Beverley-Jane’s work falls into three main categories; London Life, Jews in Prayer and Visual Stories.
It's her ability to produce paintings which effortlessly draw the audience in by making them feel part of her work which demonstrates her proficiency of perspective, it is though her latest work that is hailed as pioneering, revolutionary and innovative.
Beverley-Jane is using her art to tell significant stories relating to British Jews and it’s the fusing of the past and the present in her work that encourages and highlights the importance of acceptance, equality, tolerance and identity.
Through her work Beverly-Jane emphasizes the significance of embracing the British multicultural society.
Jewish Art Online is pleased to present a collection of the artist's works below. If you do not find precisely what you desire, the artist will be glad to create a commissioned work for you specification. Please contact us for more information.
Beverley-Jane Stewart is an Award-winning artist from St John’s Wood in London. She has an honours degree in Education and Art from London University and was elected a Fellow of the Royal Society of Arts.
Beverley-Jane’s immigrant grandparents settled in Hackney in 1890 and moved to Clapham where her mother was born. Her father was born in the East End. Brought up in South London, Beverley-Jane worked initially as a primary art school teacher whilst nurturing her artistic flair in her spare time. Her career as a teacher in Brixton and Camberwell meant that an understanding and fascination of the community and public spirit became second nature.
Beverley-Jane’s early work shows London life scenes and the relationship of buildings to people. With this work she received The Artist Book Club Award and the Evening Standard Art Award for London at Play. In later years, she has concentrated on Synagogue services, her unique style of figurative painting combined with the splendour of these buildings make these services come alive. The latest phase of Beverley-Jane’s work goes beyond the buildings, linking the synagogue with local history and community. The historical association of being an immigrant and contributing to British society is heavily researched applying the past to present. She sees herself as a visual writer, enjoying an on-going exploration of the relationship between Jewish and British identity.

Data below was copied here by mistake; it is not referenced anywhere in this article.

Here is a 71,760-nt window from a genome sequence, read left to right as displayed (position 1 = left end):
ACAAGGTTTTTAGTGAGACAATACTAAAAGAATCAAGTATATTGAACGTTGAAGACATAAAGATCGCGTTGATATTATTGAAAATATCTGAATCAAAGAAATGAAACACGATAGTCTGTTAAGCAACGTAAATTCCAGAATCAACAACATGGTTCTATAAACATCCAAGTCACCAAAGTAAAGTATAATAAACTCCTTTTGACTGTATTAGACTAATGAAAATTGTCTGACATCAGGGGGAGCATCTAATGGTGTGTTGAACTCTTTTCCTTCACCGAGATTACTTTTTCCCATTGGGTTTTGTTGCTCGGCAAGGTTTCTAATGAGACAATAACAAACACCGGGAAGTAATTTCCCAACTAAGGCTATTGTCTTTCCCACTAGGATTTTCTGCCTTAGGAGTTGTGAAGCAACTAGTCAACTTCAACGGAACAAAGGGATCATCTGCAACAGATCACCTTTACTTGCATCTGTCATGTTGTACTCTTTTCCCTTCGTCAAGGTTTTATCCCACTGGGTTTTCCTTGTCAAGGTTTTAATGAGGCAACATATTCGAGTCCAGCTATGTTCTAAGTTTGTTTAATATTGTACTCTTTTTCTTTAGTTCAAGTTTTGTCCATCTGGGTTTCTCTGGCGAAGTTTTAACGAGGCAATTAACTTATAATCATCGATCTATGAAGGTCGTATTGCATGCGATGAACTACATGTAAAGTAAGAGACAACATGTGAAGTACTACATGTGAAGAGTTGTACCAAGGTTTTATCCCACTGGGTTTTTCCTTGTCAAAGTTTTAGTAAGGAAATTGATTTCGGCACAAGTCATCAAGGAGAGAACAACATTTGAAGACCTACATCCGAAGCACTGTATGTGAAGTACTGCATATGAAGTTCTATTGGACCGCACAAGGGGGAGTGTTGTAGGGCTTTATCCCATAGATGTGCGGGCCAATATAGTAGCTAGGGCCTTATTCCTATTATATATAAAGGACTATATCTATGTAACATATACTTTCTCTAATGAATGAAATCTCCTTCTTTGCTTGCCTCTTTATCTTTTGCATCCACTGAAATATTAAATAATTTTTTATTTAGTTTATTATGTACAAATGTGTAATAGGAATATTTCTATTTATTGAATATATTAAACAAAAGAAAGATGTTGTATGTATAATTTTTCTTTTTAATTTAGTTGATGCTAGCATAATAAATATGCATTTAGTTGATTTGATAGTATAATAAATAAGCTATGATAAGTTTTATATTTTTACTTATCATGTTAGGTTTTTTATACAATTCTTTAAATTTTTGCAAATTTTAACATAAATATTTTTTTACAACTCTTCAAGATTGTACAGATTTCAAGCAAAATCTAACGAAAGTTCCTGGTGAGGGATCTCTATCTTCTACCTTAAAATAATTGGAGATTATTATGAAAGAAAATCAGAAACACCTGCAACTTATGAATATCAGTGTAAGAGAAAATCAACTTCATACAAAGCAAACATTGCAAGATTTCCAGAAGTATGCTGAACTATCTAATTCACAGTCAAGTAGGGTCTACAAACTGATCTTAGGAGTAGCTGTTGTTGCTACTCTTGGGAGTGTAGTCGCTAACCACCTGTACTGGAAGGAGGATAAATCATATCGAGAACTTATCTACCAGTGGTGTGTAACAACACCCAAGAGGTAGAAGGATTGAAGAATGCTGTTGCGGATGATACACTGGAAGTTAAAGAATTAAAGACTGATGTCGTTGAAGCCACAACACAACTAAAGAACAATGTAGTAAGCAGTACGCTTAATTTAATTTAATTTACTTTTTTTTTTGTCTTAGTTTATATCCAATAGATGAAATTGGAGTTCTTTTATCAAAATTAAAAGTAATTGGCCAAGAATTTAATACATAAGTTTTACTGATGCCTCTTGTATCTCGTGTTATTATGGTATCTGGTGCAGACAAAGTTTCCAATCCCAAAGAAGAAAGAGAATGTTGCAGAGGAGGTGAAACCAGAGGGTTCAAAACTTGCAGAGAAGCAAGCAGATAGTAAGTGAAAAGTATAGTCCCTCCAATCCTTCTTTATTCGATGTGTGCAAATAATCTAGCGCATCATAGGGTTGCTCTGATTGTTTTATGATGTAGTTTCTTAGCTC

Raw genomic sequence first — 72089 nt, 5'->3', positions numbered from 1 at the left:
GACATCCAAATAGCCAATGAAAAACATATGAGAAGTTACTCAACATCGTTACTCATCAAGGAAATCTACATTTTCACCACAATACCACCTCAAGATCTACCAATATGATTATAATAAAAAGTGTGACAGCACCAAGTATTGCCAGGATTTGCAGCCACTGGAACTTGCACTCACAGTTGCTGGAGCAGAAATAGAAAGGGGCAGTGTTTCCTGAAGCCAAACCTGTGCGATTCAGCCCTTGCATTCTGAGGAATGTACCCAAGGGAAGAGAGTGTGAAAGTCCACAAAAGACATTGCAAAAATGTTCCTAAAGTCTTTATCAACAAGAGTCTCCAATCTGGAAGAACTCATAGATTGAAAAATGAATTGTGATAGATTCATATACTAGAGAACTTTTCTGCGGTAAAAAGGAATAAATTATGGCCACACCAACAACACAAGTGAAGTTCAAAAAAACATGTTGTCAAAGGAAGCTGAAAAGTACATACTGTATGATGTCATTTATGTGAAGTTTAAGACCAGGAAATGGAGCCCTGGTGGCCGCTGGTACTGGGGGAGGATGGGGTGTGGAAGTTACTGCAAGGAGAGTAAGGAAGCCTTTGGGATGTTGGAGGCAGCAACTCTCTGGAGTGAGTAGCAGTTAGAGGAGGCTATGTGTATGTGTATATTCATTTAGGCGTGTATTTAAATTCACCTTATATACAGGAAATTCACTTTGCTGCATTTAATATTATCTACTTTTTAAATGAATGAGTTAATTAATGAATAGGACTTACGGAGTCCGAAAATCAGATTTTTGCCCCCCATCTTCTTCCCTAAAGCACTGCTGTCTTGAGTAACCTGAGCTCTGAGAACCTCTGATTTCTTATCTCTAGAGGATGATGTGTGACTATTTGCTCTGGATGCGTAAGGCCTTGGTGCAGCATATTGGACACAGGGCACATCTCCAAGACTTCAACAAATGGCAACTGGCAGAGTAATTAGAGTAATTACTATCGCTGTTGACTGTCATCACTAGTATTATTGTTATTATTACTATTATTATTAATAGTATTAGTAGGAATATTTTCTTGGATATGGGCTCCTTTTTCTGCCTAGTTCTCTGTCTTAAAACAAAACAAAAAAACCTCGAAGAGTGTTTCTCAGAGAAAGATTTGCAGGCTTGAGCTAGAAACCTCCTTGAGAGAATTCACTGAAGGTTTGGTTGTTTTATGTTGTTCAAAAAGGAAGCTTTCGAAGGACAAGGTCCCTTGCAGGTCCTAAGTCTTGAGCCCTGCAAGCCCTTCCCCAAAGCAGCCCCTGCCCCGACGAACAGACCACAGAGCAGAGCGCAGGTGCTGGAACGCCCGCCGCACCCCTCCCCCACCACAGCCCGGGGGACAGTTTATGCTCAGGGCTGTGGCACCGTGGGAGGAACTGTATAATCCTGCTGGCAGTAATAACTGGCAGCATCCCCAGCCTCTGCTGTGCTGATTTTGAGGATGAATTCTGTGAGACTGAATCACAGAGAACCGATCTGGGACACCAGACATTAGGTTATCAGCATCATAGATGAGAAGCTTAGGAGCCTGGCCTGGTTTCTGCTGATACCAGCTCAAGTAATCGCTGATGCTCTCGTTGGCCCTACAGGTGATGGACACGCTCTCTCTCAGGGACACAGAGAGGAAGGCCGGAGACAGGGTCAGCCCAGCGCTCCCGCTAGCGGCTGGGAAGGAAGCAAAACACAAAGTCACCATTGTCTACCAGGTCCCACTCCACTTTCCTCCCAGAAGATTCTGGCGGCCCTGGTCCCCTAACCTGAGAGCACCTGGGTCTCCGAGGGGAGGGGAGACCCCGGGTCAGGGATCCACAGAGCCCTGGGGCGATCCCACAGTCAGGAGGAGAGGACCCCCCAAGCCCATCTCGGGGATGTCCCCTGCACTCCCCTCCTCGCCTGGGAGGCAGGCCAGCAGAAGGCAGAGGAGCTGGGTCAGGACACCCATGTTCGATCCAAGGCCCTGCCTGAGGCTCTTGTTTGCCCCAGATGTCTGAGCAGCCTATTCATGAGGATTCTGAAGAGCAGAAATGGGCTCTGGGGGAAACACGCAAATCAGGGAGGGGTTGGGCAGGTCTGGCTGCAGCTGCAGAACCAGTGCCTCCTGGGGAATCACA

In 2014, Beverley-Jane staged her debut solo exhibition, ‘Spirit Recaptured’, at Trinity House Gallery in Mayfair.
In 2016, she was commissioned to do the cover and illustrations for The Jewish Community of Golders Green: A Social History by Pam Fox. The book sold 2,000 copies within two months of publication and is now in its second edition. Beverley-Jane is also a member of the East London Printmakers and in 2016 she exhibited twice on the theme of immigration.
Beverley-Jane’s latest work, Balfour Accomplished, will commemorate this year’s 100 year Anniversary of the historic document dated 2nd November 1917 from the United Kingdom's Foreign Secretary Arthur James Balfour to Lord Rothschild, expressing the British government’s support for a Jewish homeland in Palestine. This work will be unveiled as the centrepiece of an event dedicated to the Balfour at this year’s Jerusalem Biennale (1st October – 16th November 2017).
Examples of her work can be seen in Sharman Kadish’s Book on ‘Building Jerusalem’, Rabbi Bernard Susser’s ‘Alderney Road Jewish Cemetery’, the Simcha Magazine, and, in 2012 her 'East End and Tottenham Home for Incurables' in 'Jewish London'. Her commissioned painting on 125 years of United Synagogue, hanging in their Head Office, has had numerous publications, including the cover for the Chief Rabbi, Lord Jonathan Sack’s Book ‘Community of Faith’. A painting of the Lloyds of London building was subsequently purchased by Lloyds of London.
Beverley-Jane is currently working on her forthcoming book, British Jews – The Story in Art. A unique, colourful and beautifully expressive presentation of art, visually telling the story of Jewish life in Britain, whilst delving into how the Jews survived, integrated and flourished.